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Security Vulnerabilities of Web Applications
By: Barzan 'Tony' Antal
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    Table of Contents:
  • Security Vulnerabilities of Web Applications
  • The Unfortunate Part
  • What Can We Do?
  • Dangers Lurking in Your Mailbox

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    Security Vulnerabilities of Web Applications - Dangers Lurking in Your Mailbox

    (Page 4 of 4 )

    Targeted fraud attempts are much more popular than one might guess. Companies are doing their best to inform and prepare their users to be aware of these attempts. Generally, these arrive in the shape of an e-mail trying to use social engineering to get the user to give out his or her sensitive data. Surely, this kind of attack does not yield the kind of return that can be had from breaking into an entire database, but with enough targets (like millions) the results can become significant.

    How do these work? The user receives a mail from a fake address- but the address looks legit; this is the general rule. There are well-documented techniques through which this is possible. The attacker composes a malicious email that also looks quite legit, trying to convince the user that due to some sort of security check or server maintenance or who knows what else, the user is required to re-enter his or her sensitive information.

    Now the attacker requests that this happen via the victim sending a reply mail to their email box, which is monitored by them, or via a much more advanced technique where the user is sent to a website that looks exactly identical to the official, legitimate one. The user may not verify the link on which s/he clicks. Basically the website of the legitimate company is mirrored on the attacker's web server. The user thus thinks it's safe to enter his data.

    These kinds of email scams are really popular in the case of PayPal. You may have already received emails that begin with "Dear PayPal User" or "Dear PayPal Member." Haha! Good joke. PayPal cannot stress enough that under no circumstance should you EVER give out any of your sensitive data without being 100% sure, and you can be sure only if you type in the website yourself, not by using redirection or by clicking on links from forums or emails.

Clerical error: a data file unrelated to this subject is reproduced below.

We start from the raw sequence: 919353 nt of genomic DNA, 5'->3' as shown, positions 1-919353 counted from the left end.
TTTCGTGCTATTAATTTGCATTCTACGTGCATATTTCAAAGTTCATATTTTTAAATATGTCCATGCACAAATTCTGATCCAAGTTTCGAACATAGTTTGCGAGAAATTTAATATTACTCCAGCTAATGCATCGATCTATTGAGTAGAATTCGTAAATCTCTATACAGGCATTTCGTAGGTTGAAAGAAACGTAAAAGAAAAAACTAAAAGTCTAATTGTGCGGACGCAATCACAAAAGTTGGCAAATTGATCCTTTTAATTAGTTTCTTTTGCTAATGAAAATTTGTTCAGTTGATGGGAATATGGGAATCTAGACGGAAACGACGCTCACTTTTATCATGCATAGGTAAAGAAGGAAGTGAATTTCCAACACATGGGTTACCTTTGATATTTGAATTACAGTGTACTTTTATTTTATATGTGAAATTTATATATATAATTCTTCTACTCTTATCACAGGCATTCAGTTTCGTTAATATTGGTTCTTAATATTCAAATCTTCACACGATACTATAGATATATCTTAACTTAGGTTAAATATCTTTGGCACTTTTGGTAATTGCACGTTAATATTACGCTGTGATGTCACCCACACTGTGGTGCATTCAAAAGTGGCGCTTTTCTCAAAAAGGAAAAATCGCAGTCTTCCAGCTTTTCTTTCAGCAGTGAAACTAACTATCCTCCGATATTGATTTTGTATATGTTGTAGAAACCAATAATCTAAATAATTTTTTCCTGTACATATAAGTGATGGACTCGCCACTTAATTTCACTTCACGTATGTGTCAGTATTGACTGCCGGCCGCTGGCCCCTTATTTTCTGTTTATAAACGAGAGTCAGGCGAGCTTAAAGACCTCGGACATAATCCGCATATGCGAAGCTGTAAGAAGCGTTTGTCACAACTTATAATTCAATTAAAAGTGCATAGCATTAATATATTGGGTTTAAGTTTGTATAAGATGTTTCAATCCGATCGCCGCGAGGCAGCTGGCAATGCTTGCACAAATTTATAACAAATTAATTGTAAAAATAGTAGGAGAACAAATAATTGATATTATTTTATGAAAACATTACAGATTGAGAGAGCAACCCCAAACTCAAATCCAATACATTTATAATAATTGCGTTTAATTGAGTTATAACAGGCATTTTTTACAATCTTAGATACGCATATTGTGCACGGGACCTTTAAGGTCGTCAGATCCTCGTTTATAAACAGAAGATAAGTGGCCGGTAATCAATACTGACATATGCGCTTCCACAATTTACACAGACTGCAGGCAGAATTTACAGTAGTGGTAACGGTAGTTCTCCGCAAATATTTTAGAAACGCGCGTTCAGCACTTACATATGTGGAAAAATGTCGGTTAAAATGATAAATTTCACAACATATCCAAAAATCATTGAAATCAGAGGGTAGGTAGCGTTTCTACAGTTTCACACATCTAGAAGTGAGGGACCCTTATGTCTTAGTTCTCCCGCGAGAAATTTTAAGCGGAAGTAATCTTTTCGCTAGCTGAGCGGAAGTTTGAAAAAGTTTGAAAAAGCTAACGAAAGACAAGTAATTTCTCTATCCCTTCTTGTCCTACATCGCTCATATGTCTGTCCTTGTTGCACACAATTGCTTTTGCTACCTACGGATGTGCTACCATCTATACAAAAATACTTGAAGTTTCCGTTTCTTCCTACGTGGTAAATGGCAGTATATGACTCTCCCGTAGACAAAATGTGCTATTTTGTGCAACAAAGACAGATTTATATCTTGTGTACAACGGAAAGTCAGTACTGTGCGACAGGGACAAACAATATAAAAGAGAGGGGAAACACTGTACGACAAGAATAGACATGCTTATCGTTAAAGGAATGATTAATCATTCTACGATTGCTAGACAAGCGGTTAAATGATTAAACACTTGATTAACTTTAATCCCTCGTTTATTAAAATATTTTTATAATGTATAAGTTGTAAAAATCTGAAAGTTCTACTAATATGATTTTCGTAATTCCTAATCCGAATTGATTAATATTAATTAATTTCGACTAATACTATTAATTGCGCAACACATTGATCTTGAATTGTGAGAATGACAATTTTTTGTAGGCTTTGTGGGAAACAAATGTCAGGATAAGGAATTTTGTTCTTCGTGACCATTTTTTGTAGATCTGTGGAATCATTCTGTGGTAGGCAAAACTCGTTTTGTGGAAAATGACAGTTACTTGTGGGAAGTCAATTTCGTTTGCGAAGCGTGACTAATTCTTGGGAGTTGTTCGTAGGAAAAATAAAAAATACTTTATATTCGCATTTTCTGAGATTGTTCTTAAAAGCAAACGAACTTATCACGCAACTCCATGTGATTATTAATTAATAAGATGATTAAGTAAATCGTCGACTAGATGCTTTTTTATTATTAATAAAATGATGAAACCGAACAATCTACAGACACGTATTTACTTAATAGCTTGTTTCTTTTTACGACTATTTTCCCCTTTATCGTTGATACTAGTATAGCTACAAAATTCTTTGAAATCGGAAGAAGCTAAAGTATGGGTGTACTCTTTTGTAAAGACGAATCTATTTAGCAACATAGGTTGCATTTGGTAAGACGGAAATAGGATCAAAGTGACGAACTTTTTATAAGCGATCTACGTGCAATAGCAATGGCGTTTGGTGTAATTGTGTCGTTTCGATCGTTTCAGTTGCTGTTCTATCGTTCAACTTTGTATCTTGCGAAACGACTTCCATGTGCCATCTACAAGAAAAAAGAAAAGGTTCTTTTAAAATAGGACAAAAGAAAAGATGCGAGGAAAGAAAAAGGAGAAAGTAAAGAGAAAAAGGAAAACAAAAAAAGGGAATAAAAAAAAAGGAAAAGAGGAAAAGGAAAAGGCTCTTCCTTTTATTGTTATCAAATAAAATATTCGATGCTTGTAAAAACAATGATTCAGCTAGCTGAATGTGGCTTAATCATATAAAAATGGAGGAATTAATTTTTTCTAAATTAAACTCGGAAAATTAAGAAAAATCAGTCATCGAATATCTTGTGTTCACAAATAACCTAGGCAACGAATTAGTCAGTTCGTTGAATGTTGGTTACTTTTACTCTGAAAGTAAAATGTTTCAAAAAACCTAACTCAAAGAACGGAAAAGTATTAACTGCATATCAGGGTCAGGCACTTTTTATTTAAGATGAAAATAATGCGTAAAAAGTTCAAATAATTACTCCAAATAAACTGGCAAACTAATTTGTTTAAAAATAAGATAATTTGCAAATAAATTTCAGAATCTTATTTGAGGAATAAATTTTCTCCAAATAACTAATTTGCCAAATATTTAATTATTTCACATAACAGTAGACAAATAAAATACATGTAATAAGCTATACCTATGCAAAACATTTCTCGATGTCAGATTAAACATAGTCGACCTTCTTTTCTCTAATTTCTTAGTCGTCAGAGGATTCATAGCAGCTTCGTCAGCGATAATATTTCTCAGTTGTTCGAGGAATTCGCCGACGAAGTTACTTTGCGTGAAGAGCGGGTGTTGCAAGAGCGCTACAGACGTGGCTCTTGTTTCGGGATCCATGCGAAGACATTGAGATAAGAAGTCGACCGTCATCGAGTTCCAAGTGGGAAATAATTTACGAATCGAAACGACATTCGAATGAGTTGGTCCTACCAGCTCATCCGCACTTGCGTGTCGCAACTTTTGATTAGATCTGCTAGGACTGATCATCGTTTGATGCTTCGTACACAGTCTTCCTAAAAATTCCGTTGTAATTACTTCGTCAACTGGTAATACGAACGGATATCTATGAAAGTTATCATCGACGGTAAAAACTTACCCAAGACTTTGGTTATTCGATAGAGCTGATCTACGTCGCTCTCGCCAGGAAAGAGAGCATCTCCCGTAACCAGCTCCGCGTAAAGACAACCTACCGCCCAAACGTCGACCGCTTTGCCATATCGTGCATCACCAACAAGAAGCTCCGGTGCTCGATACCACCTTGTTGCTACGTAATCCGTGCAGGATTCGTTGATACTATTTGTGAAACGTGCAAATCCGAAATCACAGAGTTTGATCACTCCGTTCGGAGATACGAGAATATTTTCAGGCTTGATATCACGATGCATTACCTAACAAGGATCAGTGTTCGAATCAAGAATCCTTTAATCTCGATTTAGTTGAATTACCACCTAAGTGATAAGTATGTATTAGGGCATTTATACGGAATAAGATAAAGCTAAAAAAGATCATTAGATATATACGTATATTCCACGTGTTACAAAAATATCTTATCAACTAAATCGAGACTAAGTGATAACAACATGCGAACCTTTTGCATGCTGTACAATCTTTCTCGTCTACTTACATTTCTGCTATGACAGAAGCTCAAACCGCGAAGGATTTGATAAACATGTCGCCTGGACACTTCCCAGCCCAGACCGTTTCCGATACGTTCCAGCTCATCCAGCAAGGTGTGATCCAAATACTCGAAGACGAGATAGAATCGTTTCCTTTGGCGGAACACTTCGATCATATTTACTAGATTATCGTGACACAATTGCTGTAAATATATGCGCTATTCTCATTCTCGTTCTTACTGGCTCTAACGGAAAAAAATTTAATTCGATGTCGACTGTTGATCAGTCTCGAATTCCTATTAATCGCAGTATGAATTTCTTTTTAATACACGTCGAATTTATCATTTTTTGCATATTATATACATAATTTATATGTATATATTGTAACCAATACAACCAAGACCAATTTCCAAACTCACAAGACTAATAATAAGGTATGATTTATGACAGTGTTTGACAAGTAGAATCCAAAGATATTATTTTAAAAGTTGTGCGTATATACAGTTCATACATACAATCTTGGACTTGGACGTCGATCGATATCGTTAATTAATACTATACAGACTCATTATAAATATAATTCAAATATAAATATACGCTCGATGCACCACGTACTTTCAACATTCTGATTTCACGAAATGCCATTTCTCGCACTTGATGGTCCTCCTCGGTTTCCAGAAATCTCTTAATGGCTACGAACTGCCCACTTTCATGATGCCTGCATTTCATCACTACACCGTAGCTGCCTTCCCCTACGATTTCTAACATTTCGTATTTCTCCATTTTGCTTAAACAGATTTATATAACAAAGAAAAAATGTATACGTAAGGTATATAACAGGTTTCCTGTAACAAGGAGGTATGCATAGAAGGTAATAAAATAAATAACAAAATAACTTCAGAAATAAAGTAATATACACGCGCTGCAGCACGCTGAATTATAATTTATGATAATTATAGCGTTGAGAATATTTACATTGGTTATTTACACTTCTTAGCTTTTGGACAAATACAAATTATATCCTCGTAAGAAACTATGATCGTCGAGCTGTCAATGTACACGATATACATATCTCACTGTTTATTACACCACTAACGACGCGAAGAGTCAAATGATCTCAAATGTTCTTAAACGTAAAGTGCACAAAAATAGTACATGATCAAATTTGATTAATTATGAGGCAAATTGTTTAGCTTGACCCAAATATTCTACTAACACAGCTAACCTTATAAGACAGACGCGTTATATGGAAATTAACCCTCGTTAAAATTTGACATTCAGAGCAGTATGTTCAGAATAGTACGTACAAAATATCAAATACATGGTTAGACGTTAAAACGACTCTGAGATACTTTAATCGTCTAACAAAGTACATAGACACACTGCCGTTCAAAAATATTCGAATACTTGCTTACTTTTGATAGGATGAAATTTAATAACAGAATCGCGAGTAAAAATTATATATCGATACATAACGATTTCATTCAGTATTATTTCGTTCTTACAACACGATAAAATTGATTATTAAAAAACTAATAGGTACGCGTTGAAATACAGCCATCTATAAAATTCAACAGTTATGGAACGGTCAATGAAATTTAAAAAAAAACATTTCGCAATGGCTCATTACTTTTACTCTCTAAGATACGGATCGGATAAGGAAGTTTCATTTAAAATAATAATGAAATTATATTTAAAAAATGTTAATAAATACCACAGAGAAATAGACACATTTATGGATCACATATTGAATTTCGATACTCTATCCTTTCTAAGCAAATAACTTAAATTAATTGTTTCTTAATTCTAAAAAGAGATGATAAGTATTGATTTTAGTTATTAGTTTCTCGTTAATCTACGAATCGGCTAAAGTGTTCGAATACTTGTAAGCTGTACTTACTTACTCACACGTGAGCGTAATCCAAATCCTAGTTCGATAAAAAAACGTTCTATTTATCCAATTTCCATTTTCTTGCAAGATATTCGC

Before closing this article, we should also state that these malicious techniques are usually called "phishing" attempts. Their basic methodology is to convince the user to visit their own website, which looks authentic and legitimate, and then make them type in their information. This is just as dangerous as unknown people offering candy or ice cream to little kids on the streets, you know. So be careful. See you in the next part!

    In closing, I'd like to invite you to join our community of technology professionals experienced in all areas of IT&C starting from software and hardware up to consumer electronics at Dev Hardware Forums. Also, be sure to check out the community of our sister site at Dev Shed Forums. We are friendly and we'll do our best to help you.

    DISCLAIMER: The content provided in this article is not warranted or guaranteed by Developer Shed, Inc. The content provided is intended for entertainment and/or educational purposes in order to introduce to the reader key ideas, concepts, and/or product reviews. As such it is incumbent upon the reader to employ real-world tactics for security and implementation of best practices. We are not liable for any negative consequences that may result from implementing any information covered in our articles or tutorials. If this is a hardware review, it is not recommended to open and/or modify your hardware.


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